This yard-long photograph of the communion service held at Forbes Field (with 26,000 communicants) indicates the vigorous support for the ideals championed by Thomas and Alexander Campbell as embodied by the Christian Churches and Churches of Christ.  The Campbell family copy of the D&A formed the heart of the historical exhibits that week.  In 1908 only one original copy was known to exist.  By 1910, tens of thousands of copies were in circulation to ensure its availability in its second century far exceeded anything the Christian Association could have imagined in September 1809.

The Centennial Convention gave the D&A to the reading public on a scale simply unparalleled in the Movement’s history. In that historical analysis and theological discussion rest on the availability of primary source material, it is no surprise that a renaissance of historical inquiry followed.  A generation since then has not passed in which the D&A failed to receive scholarly and popular attention.  The literary legacy of the D&A, as the selection below demonstrates, has endured into its third century among all streams of the Restoration Movement, from the non-institutional Churches of Christ, to the Christian Churches and Churches of Christ, to the Christian Church (Disciples of Christ).

The Christian Union Overture: An Interpretation of the Declaration and Address of Thomas Campbell. Frederick D. Kershner. Bethany Press: St. Louis, 1923.

The Declaration and Address for Today. H. Eugene Johnson. Reed and Company: Nashville, 1971.

The Thunderous Silence of God. Joe Neil Clayton, 1972.

Discipliana, Winter 1984 issue.

The Quest for Christian Unity, Peace and Purity in Thomas Campbell’s Declaration and Address: Text and Studies. Thomas H. Olbricht and Hans Rollman, eds. Scarecrow Press, Lanham, Maryland and London, 2000.

One Church, A Bicentennial Celebration of Thomas Campbell’ Declaration and Address. Glenn Thomas Carson, Douglas A. Foster and Clinton J. Holloway, eds. Leafwood Publishers: Abilene, 2009.

2009 Yearbook and Directory of the Christian Church (Disciples of Christ).

Christian History issue 106, summer 2013.


For further study:

Thomas Campbell, Declaration and Address of the Christian Association of Washington, 1809 first printing:

Primary source material by and about Thomas Campbell:

Alexander Campbell, Memoir of Elder Thomas Campbell, 1861:

1909 Centennial Convention Report:

1909 Centennial Program:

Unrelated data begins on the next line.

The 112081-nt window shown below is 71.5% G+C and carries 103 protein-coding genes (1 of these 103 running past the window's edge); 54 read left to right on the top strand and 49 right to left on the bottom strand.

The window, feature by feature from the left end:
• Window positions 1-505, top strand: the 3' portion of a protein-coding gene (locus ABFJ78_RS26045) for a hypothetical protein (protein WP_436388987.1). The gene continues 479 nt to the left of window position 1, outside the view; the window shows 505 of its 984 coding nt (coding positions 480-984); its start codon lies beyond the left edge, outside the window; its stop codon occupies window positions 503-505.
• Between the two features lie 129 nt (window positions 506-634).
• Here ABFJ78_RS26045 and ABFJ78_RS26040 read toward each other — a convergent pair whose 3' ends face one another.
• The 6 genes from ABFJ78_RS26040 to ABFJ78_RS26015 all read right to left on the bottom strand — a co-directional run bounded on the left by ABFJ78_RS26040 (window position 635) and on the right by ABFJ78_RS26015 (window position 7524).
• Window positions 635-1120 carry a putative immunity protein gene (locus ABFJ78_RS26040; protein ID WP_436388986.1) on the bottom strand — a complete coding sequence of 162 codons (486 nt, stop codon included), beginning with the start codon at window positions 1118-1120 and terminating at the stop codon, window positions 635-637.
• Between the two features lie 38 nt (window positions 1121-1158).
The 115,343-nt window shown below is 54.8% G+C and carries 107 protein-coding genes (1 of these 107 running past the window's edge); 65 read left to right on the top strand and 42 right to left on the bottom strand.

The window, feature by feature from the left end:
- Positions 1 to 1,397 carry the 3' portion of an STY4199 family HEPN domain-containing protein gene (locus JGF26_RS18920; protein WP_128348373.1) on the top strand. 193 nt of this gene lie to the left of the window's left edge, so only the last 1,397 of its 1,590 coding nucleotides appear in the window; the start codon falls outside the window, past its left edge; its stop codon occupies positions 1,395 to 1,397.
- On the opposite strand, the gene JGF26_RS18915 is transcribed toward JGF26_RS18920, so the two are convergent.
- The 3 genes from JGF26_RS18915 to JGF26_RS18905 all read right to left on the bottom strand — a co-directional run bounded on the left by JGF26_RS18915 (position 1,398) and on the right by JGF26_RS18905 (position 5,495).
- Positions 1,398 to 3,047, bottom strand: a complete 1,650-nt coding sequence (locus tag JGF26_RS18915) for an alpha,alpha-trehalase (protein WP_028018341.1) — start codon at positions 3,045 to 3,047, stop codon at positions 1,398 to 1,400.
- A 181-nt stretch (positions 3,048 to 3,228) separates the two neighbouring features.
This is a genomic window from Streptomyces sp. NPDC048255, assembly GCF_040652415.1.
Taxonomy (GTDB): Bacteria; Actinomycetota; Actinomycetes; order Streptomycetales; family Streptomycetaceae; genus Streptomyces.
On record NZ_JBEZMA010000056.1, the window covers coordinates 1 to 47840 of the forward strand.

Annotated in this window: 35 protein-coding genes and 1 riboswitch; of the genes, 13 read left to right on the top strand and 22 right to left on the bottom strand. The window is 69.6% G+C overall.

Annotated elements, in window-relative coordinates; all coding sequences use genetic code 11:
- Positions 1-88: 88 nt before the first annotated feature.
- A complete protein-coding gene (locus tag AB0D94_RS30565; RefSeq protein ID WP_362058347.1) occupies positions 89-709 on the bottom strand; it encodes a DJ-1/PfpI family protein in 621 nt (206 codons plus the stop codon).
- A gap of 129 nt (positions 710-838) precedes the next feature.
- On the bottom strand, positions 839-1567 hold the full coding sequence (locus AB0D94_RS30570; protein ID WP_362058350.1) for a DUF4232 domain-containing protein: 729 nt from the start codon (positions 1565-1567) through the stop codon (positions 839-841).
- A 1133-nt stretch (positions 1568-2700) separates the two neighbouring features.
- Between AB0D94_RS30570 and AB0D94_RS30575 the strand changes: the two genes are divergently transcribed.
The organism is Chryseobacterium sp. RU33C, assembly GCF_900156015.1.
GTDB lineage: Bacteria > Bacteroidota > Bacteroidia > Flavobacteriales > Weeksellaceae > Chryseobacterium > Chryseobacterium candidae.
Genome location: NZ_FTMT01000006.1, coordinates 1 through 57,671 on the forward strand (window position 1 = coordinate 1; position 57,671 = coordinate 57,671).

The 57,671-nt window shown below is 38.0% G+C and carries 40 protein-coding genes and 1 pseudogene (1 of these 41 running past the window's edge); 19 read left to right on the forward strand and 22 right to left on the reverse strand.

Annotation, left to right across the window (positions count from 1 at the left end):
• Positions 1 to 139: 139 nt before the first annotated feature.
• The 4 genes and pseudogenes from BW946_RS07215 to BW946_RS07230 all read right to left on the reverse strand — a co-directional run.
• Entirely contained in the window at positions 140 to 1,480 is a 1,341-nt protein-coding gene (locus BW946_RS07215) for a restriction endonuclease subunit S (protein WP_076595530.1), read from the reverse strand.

2009 Great Communion recordings on DC@ACU:

Doug Foster, Three Decisive Dates for Churches of Christ – The Pivotal Events of 1809, 1909, and 2009, 2008 ACU Bible Lectures.

Doug Foster, The Great Communion of 2009: History and Significance, 2009 ACU Bible Lectures.

Christian History issue 106:

John Allen Chalk, “God’s Ecumenical Plan, No.1” Herald of Truth Radio Broadcast #755, July 17, 1966:

Jay Smith, “Notes on Thomas Campbell’s Declaration and Address,” Restoration Quarterly 5:3 (Third Quarter 1961), pages 113-118:

David M. Thompson, “The Irish Background to Thomas Campbell’s Declaration and Address,” Discipliana 46:2 (Summer 1986), pages 2-25:

Thomas H. Olbricht, “Hermeneutics in the Churches of Christ” Restoration Quarterly 37:1 (First Quarter 1995), pages 1-27:

Hans Rollmann, Thomas Campbell’s Declaration and Address – The Fruits of an Internet Seminar – The History and Occasion of the Declaration and Address , 2001 ACU Bible Lectures.

Hans Rollmann, Thomas Campbell’s Declaration and Address – The Fruits of an Internet Seminar – The 19th-Century Message of the Declaration and Address, 2001 ACU Bible Lectures.

Hans Rollmann, Thomas Campbell’s Declaration and Address – The Fruits of an Internet Seminar – The Influence and Significance of the Declaration and Address, 2001 ACU Bible Lectures.

Hans Rollmann and Thomas H. Olbricht, A 200 Year Celebration: Thomas Campbell in Pennsylvania: Form, Function, and Intent of the 1809 Declaration and Address, 2009 ACU Bible Lectures.

Hans Rollmann and Thomas H. Olbricht, A 200 Year Celebration: The Declaration and Address as an Evangelistic Action Place for the End Times, 2009 ACU Bible Lectures.

William Baker, Agree to Disagree and Agree to Agree: Thomas Campbell’s Prescription for Unity Today, 2010 ACU Bible Lectures.

This exhibition (both analog and digital versions) was curated by Mac Ice and was installed in the Special Collections display area in September, 2022.